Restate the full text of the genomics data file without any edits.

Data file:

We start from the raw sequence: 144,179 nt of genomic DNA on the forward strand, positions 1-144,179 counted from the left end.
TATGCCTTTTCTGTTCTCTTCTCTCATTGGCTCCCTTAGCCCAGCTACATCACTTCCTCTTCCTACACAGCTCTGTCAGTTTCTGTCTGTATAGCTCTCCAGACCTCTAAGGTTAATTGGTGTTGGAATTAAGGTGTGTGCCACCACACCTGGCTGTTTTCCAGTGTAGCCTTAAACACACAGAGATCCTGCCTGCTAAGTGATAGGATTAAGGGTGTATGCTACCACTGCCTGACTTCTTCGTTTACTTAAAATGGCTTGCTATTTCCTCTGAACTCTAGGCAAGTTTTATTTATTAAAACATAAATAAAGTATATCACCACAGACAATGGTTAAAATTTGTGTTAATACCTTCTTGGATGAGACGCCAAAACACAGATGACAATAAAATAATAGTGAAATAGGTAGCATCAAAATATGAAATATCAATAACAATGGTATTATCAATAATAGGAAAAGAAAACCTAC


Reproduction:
We start from the raw sequence: 144,179 nt of genomic DNA on the forward strand, positions 1-144,179 counted from the left end.
TATGCCTTTTCTGTTCTCTTCTCTCATTGGCTCCCTTAGCCCAGCTACATCACTTCCTCTTCCTACACAGCTCTGTCAGTTTCTGTCTGTATAGCTCTCCAGACCTCTAAGGTTAATTGGTGTTGGAATTAAGGTGTGTGCCACCACACCTGGCTGTTTTCCAGTGTAGCCTTAAACACACAGAGATCCTGCCTGCTAAGTGATAGGATTAAGGGTGTATGCTACCACTGCCTGACTTCTTCGTTTACTTAAAATGGCTTGCTATTTCCTCTGAACTCTAGGCAAGTTTTATTTATTAAAACATAAATAAAGTATATCACCACAGACAATGGTTAAAATTTGTGTTAATACCTTCTTGGATGAGACGCCAAAACACAGATGACAATAAAATAATAGTGAAATAGGTAGCATCAAAATATGAAATATCAATAACAATGGTATTATCAATAATAGGAAAAGAAAACCTAC